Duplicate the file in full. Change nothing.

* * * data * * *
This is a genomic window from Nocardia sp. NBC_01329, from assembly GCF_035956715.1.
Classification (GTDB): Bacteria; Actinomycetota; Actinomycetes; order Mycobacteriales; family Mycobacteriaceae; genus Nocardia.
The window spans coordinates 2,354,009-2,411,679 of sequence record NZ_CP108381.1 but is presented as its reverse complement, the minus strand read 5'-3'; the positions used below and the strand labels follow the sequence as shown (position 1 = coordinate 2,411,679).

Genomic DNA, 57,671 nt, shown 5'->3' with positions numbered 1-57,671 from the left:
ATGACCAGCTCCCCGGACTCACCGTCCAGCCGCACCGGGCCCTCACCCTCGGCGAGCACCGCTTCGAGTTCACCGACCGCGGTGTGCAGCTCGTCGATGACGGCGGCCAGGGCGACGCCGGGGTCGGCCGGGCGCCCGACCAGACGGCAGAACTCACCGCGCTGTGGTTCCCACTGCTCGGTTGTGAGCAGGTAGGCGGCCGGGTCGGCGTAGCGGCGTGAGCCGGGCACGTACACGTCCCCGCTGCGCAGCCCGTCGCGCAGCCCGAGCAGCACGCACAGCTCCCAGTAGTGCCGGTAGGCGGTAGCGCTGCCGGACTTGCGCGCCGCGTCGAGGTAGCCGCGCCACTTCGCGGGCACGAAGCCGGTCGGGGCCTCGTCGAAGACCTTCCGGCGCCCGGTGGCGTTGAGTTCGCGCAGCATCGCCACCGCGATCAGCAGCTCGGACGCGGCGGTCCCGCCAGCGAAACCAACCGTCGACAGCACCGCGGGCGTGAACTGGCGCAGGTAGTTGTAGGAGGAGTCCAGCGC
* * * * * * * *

This is a genomic window from Nocardia sp. NBC_01329, from assembly GCF_035956715.1.
Classification (GTDB): Bacteria; Actinomycetota; Actinomycetes; order Mycobacteriales; family Mycobacteriaceae; genus Nocardia.
The window spans coordinates 2,354,009-2,411,679 of sequence record NZ_CP108381.1 but is presented as its reverse complement, the minus strand read 5'-3'; the positions used below and the strand labels follow the sequence as shown (position 1 = coordinate 2,411,679).

Genomic DNA, 57,671 nt, shown 5'->3' with positions numbered 1-57,671 from the left:
ATGACCAGCTCCCCGGACTCACCGTCCAGCCGCACCGGGCCCTCACCCTCGGCGAGCACCGCTTCGAGTTCACCGACCGCGGTGTGCAGCTCGTCGATGACGGCGGCCAGGGCGACGCCGGGGTCGGCCGGGCGCCCGACCAGACGGCAGAACTCACCGCGCTGTGGTTCCCACTGCTCGGTTGTGAGCAGGTAGGCGGCCGGGTCGGCGTAGCGGCGTGAGCCGGGCACGTACACGTCCCCGCTGCGCAGCCCGTCGCGCAGCCCGAGCAGCACGCACAGCTCCCAGTAGTGCCGGTAGGCGGTAGCGCTGCCGGACTTGCGCGCCGCGTCGAGGTAGCCGCGCCACTTCGCGGGCACGAAGCCGGTCGGGGCCTCGTCGAAGACCTTCCGGCGCCCGGTGGCGTTGAGTTCGCGCAGCATCGCCACCGCGATCAGCAGCTCGGACGCGGCGGTCCCGCCAGCGAAACCAACCGTCGACAGCACCGCGGGCGTGAACTGGCGCAGGTAGTTGTAGGAGGAGTCCAGCGC